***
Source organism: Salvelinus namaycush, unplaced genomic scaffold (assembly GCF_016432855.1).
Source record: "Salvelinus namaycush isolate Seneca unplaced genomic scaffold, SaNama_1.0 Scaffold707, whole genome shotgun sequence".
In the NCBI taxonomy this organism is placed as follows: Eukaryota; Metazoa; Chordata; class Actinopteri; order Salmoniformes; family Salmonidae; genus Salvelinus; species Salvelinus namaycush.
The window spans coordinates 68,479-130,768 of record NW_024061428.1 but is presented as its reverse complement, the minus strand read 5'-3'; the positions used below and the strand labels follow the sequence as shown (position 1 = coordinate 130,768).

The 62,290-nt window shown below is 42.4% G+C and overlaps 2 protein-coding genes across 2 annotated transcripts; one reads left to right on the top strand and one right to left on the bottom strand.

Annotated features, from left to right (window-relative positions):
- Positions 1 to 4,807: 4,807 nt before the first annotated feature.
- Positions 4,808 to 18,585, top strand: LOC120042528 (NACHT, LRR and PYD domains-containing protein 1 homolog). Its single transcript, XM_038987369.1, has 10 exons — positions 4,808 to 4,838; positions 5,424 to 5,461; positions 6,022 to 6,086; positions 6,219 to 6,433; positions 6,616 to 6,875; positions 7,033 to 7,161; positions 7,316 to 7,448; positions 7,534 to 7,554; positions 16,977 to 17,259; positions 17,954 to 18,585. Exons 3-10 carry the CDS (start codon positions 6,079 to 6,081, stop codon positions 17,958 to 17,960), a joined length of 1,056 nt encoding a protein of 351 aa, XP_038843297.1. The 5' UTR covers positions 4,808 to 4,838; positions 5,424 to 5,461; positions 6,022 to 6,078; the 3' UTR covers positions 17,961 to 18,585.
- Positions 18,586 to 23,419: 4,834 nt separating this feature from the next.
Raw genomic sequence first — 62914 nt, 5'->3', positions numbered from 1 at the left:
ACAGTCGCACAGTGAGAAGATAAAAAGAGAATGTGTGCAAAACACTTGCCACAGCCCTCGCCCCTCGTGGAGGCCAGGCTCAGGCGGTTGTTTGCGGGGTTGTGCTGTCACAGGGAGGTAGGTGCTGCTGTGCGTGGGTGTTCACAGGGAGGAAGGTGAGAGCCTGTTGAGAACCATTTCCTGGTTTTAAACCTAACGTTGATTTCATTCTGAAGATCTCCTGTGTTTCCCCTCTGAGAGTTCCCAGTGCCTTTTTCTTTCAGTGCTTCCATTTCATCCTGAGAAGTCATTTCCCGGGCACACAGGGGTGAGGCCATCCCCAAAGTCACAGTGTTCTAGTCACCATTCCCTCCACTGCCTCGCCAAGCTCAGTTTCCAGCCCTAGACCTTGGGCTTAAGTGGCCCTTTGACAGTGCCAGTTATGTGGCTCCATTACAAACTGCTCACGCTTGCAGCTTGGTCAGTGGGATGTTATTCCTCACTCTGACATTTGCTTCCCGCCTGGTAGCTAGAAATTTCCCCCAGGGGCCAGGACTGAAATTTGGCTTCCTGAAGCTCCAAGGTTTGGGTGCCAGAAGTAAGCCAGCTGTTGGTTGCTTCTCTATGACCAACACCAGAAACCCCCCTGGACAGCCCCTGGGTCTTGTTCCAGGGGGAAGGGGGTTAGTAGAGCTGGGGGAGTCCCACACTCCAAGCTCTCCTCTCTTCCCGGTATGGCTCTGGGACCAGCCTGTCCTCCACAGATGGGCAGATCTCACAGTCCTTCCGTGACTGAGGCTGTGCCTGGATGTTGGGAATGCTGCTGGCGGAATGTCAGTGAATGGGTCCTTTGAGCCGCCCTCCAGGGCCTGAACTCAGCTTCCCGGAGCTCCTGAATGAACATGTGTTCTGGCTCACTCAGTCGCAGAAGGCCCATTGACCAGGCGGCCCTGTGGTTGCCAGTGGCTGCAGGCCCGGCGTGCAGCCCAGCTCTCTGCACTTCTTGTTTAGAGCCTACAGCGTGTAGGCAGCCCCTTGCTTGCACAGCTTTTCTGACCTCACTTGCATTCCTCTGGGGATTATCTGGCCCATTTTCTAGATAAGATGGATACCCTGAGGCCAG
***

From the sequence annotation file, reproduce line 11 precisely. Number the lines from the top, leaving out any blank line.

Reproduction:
ACAGTCGCACAGTGAGAAGATAAAAAGAGAATGTGTGCAAAACACTTGCCACAGCCCTCGCCCCTCGTGGAGGCCAGGCTCAGGCGGTTGTTTGCGGGGTTGTGCTGTCACAGGGAGGTAGGTGCTGCTGTGCGTGGGTGTTCACAGGGAGGAAGGTGAGAGCCTGTTGAGAACCATTTCCTGGTTTTAAACCTAACGTTGATTTCATTCTGAAGATCTCCTGTGTTTCCCCTCTGAGAGTTCCCAGTGCCTTTTTCTTTCAGTGCTTCCATTTCATCCTGAGAAGTCATTTCCCGGGCACACAGGGGTGAGGCCATCCCCAAAGTCACAGTGTTCTAGTCACCATTCCCTCCACTGCCTCGCCAAGCTCAGTTTCCAGCCCTAGACCTTGGGCTTAAGTGGCCCTTTGACAGTGCCAGTTATGTGGCTCCATTACAAACTGCTCACGCTTGCAGCTTGGTCAGTGGGATGTTATTCCTCACTCTGACATTTGCTTCCCGCCTGGTAGCTAGAAATTTCCCCCAGGGGCCAGGACTGAAATTTGGCTTCCTGAAGCTCCAAGGTTTGGGTGCCAGAAGTAAGCCAGCTGTTGGTTGCTTCTCTATGACCAACACCAGAAACCCCCCTGGACAGCCCCTGGGTCTTGTTCCAGGGGGAAGGGGGTTAGTAGAGCTGGGGGAGTCCCACACTCCAAGCTCTCCTCTCTTCCCGGTATGGCTCTGGGACCAGCCTGTCCTCCACAGATGGGCAGATCTCACAGTCCTTCCGTGACTGAGGCTGTGCCTGGATGTTGGGAATGCTGCTGGCGGAATGTCAGTGAATGGGTCCTTTGAGCCGCCCTCCAGGGCCTGAACTCAGCTTCCCGGAGCTCCTGAATGAACATGTGTTCTGGCTCACTCAGTCGCAGAAGGCCCATTGACCAGGCGGCCCTGTGGTTGCCAGTGGCTGCAGGCCCGGCGTGCAGCCCAGCTCTCTGCACTTCTTGTTTAGAGCCTACAGCGTGTAGGCAGCCCCTTGCTTGCACAGCTTTTCTGACCTCACTTGCATTCCTCTGGGGATTATCTGGCCCATTTTCTAGATAAGATGGATACCCTGAGGCCAG